Israel postpones choosing new ambassador to Turkey
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Israel postpones choosing new ambassador to Turkey

Meeting to pick nominee pushed off, no new date set; envoy exchange to mark final stage of reconciliation deal

Shani Cooper, diplomatic attaché to the Israeli mission in Ankara, shakes hands with Turkish President Recep Tayyip Erdogan at a reception in the Turkish capital on August 30, 2016. (Courtesy of the Turkish presidency)
Shani Cooper, diplomatic attaché to the Israeli mission in Ankara, shakes hands with Turkish President Recep Tayyip Erdogan at a reception in the Turkish capital on August 30, 2016. (Courtesy of the Turkish presidency)

Israel’s Foreign Ministry on Tuesday postponed a meeting to nominate a new ambassador to Turkey.

The meeting, scheduled for October 27, has been pushed off and no new date has been set, according to Channel 2.

A Foreign Ministry spokesperson confirmed to The Times of Israel that the meeting had been delayed, but did not offer an explanation.

The recent reconciliation deal hit a bump last week, however, when a Turkish court refused to dismiss a case against members of the Israeli military, a key condition of the agreement. Dismissing the legal charges against IDF officers connected to a 2010 naval raid on a Turkish flotilla trying to breach Israel’s blockade of the Hamas-controlled Gaza Strip was a central Israeli condition for the June agreement.

Appointing a new ambassador is a key component of the agreement. Earlier this month, Turkish media reported that Kemal Okem, a close associate of Turkish president Recep Tayyip Erdoğan, had been selected as Turkey’s ambassador to Israel.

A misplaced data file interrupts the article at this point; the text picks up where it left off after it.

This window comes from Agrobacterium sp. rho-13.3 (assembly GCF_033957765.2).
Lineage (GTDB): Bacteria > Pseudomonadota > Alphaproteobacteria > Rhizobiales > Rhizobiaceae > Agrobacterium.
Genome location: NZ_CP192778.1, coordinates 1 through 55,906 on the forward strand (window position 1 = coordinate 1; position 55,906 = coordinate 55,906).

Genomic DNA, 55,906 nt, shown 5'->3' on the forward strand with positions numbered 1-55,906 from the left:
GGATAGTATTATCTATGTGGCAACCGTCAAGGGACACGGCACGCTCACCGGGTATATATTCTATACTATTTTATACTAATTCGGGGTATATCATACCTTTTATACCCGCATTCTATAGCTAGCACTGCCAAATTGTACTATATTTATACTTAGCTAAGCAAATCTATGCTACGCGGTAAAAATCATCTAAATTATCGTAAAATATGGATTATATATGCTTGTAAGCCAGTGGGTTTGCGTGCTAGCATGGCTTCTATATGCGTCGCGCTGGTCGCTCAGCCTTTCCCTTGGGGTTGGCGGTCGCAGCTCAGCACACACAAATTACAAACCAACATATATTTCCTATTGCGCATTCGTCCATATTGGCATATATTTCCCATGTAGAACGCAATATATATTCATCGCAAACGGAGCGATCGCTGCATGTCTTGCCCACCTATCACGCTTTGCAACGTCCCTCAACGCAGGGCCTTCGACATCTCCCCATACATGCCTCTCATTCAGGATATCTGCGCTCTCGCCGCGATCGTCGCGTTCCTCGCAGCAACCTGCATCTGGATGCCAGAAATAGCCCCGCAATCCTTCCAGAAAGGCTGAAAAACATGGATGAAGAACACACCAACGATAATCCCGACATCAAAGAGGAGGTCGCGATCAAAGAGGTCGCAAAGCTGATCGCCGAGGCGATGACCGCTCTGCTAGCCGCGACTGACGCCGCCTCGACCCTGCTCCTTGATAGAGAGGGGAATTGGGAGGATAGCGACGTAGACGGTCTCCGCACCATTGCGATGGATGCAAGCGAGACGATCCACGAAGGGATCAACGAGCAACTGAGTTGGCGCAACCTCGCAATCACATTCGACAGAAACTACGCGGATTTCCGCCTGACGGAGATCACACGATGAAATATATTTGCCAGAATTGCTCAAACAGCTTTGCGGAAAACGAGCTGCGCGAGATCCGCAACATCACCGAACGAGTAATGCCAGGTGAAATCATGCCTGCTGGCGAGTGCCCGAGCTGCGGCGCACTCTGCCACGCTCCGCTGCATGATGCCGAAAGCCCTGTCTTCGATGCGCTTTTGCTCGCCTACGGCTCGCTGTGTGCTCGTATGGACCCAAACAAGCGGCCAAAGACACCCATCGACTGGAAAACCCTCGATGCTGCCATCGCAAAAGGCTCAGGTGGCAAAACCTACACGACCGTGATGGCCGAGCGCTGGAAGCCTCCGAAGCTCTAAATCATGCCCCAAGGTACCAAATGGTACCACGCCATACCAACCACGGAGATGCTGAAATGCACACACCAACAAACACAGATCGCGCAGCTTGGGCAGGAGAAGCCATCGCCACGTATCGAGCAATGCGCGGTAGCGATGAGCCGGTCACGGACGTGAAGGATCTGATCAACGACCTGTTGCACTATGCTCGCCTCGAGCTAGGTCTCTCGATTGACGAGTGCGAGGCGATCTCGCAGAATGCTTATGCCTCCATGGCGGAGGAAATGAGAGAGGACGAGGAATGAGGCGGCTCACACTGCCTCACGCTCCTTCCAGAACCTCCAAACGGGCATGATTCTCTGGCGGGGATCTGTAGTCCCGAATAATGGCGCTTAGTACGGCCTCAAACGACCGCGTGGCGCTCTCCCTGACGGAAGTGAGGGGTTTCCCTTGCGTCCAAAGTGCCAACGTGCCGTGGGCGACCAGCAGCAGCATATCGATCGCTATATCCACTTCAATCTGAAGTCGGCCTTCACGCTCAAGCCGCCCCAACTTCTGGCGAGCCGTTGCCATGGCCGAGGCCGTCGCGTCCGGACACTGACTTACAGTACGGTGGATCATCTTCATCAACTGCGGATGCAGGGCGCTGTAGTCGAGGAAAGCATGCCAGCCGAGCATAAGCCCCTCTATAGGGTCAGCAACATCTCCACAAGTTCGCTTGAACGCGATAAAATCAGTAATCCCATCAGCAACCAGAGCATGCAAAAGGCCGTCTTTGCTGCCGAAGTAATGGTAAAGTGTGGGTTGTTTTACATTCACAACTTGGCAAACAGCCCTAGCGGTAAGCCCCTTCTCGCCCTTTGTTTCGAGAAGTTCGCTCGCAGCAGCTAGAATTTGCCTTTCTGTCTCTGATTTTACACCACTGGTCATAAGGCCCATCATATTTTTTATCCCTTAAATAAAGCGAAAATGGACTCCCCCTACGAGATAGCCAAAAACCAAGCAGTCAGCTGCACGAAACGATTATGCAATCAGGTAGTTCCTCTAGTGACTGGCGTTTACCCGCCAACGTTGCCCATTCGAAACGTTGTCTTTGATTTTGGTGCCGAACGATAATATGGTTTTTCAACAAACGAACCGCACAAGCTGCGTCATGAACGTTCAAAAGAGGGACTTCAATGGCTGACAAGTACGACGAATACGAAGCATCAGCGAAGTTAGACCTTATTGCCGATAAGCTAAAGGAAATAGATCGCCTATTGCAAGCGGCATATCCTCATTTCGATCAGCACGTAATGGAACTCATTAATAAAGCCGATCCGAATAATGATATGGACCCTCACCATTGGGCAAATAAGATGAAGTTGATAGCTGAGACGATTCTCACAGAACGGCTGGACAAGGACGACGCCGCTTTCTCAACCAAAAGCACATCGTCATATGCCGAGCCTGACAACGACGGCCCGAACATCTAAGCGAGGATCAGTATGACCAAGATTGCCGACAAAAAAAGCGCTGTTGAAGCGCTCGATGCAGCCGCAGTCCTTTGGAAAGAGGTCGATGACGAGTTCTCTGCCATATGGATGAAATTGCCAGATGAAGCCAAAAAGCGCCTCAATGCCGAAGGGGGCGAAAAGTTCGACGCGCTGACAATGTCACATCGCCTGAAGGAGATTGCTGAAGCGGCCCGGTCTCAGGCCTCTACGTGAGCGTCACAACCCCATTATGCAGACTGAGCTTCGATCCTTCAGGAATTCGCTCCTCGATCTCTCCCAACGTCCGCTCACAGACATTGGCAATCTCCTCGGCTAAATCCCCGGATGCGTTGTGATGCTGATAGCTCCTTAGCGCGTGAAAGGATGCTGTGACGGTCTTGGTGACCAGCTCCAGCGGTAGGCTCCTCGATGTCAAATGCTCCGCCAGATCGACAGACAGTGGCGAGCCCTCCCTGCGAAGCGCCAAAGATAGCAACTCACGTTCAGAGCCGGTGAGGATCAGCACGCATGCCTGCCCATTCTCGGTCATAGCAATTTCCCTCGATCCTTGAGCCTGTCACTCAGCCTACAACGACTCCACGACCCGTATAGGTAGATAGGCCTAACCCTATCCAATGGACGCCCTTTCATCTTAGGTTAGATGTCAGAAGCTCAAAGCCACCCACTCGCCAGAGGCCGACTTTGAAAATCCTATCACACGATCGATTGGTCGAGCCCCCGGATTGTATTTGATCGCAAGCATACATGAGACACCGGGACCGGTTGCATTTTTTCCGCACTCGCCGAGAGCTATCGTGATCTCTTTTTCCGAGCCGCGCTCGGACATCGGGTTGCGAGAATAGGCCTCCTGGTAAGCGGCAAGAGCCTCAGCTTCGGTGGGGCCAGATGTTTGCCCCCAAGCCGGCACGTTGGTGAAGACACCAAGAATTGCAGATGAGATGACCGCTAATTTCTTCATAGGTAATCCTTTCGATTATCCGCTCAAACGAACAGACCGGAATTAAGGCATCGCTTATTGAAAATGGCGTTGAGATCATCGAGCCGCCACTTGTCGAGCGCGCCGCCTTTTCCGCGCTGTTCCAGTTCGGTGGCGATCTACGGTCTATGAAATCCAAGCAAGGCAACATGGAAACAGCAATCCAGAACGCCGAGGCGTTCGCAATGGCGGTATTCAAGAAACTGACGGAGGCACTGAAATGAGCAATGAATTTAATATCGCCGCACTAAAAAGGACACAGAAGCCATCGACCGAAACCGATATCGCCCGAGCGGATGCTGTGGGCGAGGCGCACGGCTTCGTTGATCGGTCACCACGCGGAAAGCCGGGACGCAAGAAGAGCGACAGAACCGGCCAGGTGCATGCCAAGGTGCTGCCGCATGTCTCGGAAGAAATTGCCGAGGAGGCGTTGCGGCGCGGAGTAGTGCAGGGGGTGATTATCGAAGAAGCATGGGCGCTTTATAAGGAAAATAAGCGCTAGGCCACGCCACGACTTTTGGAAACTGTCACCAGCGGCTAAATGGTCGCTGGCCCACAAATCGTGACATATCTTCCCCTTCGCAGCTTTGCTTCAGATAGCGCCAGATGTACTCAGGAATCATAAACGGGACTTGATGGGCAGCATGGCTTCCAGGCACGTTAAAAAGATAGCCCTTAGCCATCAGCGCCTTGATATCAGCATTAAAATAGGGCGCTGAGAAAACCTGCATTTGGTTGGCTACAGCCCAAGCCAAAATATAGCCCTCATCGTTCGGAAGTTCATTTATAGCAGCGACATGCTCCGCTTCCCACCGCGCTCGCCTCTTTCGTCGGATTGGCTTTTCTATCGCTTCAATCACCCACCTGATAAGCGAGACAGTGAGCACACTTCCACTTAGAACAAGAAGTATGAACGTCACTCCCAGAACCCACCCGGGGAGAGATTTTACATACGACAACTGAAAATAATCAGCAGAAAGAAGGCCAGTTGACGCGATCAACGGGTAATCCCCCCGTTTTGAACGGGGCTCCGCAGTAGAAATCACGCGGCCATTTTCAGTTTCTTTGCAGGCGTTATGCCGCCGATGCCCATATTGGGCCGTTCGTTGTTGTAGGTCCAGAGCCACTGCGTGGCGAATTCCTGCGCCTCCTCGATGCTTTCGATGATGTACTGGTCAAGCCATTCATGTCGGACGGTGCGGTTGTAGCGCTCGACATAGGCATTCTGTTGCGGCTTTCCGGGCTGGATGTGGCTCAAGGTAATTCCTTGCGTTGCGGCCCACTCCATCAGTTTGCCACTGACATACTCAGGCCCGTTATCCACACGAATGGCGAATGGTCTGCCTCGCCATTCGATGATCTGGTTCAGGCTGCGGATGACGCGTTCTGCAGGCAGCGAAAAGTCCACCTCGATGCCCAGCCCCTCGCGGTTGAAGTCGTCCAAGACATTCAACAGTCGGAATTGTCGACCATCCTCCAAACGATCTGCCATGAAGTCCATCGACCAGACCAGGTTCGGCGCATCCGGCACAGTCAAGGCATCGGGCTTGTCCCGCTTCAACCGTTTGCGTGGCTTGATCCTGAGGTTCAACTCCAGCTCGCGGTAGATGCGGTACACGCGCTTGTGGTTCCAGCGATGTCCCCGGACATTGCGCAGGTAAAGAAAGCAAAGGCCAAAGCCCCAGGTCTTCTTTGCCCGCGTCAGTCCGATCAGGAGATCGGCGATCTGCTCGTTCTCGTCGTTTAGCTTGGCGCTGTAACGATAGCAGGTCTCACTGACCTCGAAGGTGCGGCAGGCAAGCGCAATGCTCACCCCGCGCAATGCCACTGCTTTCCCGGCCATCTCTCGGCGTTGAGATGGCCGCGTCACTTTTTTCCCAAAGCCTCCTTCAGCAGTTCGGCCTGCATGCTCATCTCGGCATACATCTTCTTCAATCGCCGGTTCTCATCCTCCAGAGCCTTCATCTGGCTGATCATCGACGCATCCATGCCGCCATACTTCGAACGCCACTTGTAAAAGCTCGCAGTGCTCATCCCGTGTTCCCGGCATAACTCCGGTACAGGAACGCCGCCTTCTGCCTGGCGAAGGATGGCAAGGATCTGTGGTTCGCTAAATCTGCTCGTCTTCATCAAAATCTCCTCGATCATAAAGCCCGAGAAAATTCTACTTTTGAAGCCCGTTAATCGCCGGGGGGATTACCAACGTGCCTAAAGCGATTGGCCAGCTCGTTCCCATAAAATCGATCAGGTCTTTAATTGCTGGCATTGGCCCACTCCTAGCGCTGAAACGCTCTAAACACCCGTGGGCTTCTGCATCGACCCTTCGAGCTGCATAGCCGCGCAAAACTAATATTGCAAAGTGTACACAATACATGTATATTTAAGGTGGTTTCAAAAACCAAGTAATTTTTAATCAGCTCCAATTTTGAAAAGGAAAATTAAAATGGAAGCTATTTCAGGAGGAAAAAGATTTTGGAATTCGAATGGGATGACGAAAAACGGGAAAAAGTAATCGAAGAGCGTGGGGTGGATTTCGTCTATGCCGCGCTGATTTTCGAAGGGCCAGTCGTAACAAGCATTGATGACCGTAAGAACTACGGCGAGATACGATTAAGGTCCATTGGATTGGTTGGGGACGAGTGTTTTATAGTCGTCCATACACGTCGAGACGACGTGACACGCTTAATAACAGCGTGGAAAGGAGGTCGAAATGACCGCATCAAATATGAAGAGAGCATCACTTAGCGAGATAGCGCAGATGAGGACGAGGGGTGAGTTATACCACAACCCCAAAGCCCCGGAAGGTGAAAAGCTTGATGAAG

The Mavi Marmara protest ship is escorted to Ashdod port on May 31, 2010 (photo credit: Kobi Gideon/Flash90)
The Mavi Marmara protest ship is escorted to Ashdod port on May 31, 2010 (photo credit: Kobi Gideon/Flash90)

Turkey and Israel have been planning to make an official announcement about their new ambassadors at the same time.

The exchange of diplomats is the last main element of an agreement signed between the two countries.

Among the terms of the deal was Israel’s payment of $20 million in compensation to Turkey for the IDF raid in 2010, during which 10 Turkish citizens were killed.

The Israeli commandos were violently attacked by those on board the Turkish-flagged Mavi Marmara, and nine Turkish citizens, including one with American citizenship, were killed in the ensuing melee. A tenth died of his wounds years later. A number of Israeli soldiers were injured in the raid.

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